Refinancing the marital home in a divorce situation is typically required in order to remove one spouse from the mortgage and to pay the other spouse their share of equity in the property.
The number one mortgage lender error when working with divorcing clients is to assume the new mortgage is a ‘cash out’ mortgage which carries higher interest rates and limits access to the property equity. In order for the borrowing spouse to qualify for a standard non-cash out refinance, how many months does the borrowing spouse need to be on title to the subject property?
The borrowing spouse must currently be on title to the marital property for a t least twelve (12) months prior to the mortgage loan application in order for the new mortgage to be considered a non-cash out mortgage. If the borrowing spouse has been on title for less than the required time, the new mortgage must be considered as a cash out refinance and will limit the new loan to value of the home at 80%. If the current mortgage on the property is already at a 75% loan to value, the borrowing spouse may only take an additional 5% equity out of the property in a ‘cash out’ scenario. If the vacating spouse was to receive 15% of the remaining equity in the property, the borrowing spouse would be short on the equity buyout by 10%.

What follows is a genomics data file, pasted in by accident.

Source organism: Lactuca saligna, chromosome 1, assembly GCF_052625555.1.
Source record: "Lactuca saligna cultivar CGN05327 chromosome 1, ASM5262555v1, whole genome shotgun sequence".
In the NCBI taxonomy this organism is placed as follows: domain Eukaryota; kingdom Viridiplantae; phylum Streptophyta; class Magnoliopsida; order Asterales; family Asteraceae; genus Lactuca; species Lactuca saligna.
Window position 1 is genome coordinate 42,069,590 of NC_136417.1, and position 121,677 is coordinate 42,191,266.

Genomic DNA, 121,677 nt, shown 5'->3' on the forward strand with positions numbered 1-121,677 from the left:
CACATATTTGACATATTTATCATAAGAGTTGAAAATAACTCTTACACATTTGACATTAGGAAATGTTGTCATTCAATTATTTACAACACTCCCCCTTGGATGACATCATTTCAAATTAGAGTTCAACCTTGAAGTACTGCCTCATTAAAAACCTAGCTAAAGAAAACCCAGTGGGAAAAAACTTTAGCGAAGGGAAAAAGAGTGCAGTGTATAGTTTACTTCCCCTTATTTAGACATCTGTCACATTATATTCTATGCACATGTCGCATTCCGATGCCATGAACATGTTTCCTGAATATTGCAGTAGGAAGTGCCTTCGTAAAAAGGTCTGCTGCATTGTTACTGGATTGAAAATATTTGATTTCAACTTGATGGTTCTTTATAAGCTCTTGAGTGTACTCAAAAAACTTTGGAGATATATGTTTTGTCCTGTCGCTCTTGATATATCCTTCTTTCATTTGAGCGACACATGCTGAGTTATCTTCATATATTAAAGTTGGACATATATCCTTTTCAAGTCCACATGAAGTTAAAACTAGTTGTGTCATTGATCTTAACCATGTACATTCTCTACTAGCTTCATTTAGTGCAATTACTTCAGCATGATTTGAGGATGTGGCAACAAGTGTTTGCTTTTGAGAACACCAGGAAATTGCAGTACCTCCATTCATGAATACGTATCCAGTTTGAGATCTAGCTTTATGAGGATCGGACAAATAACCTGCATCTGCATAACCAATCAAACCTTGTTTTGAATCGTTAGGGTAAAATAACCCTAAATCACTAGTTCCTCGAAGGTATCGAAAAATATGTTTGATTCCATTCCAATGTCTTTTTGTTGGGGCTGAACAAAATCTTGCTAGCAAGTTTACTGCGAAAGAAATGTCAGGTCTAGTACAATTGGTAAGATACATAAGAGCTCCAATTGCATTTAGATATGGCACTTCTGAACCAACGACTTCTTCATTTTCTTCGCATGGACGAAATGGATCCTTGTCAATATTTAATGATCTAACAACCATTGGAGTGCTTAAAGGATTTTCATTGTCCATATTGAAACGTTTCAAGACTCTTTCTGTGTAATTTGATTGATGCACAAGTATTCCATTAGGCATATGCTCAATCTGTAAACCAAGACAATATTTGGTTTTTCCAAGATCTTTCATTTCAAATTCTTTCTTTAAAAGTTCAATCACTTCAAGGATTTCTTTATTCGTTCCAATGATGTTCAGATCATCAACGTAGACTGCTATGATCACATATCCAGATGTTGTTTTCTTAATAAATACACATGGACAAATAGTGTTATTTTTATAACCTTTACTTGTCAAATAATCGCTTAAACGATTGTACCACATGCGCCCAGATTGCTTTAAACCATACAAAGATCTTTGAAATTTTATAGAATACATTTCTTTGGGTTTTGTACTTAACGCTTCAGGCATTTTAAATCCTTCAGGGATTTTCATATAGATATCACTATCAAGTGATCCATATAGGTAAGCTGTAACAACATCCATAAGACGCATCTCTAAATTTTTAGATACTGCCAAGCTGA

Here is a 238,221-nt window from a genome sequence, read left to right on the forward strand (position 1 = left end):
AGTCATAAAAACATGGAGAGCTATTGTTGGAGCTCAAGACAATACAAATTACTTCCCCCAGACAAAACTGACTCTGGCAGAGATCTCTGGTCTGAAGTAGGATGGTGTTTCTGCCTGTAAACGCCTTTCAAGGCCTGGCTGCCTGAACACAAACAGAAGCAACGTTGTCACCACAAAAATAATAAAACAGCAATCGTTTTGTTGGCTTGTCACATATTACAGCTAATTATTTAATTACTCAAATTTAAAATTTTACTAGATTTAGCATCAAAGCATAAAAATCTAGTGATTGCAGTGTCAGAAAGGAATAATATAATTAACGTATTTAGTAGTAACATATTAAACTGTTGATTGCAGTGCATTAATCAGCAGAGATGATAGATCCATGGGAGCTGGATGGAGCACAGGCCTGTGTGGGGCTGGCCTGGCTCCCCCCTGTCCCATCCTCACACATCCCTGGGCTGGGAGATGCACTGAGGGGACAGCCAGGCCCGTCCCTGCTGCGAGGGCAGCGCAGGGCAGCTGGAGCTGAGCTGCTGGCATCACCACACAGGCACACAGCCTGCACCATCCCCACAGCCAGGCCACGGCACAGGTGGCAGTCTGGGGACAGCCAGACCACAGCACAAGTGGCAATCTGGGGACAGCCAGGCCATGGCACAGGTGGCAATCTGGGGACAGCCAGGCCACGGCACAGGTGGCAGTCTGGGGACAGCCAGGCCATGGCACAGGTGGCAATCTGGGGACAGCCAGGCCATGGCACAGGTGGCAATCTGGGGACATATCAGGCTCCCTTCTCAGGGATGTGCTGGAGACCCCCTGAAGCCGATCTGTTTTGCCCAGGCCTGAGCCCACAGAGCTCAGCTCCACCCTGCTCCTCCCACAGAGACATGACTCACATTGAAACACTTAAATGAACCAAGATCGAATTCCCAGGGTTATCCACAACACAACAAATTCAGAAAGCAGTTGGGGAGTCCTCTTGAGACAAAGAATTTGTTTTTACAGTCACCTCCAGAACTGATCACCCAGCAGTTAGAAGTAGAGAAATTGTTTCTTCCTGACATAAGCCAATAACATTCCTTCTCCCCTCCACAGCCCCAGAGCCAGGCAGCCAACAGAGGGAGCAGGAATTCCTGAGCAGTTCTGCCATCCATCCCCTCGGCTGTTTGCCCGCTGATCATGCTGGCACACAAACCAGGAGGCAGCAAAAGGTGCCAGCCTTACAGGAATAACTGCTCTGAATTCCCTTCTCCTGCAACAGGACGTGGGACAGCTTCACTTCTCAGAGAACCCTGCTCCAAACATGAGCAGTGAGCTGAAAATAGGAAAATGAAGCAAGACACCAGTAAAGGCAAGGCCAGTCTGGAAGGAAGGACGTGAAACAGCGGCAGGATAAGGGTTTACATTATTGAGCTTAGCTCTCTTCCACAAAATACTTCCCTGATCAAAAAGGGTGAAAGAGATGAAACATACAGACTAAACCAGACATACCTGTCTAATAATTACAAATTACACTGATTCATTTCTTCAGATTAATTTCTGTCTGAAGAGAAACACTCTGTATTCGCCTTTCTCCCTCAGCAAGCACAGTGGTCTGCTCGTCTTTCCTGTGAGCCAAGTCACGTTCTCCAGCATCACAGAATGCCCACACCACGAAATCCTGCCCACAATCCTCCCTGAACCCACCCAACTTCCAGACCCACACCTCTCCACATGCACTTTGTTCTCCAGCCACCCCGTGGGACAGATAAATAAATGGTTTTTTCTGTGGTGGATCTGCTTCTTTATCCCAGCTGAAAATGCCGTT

To further discuss how to refinance the martial home when going through a divorce, contact a Certified Divorce Lending Professional. To find a CDLP in your area, click here.
This is for informational purposes only and not for the purpose of providing legal or tax advice. You should contact an attorney or tax professional to obtain legal and tax advice. Interest rates and fees are estimates provided for informational purposes only, and are subject to market changes. This is not a commitment to lend. Rates change daily – call for current quotations.
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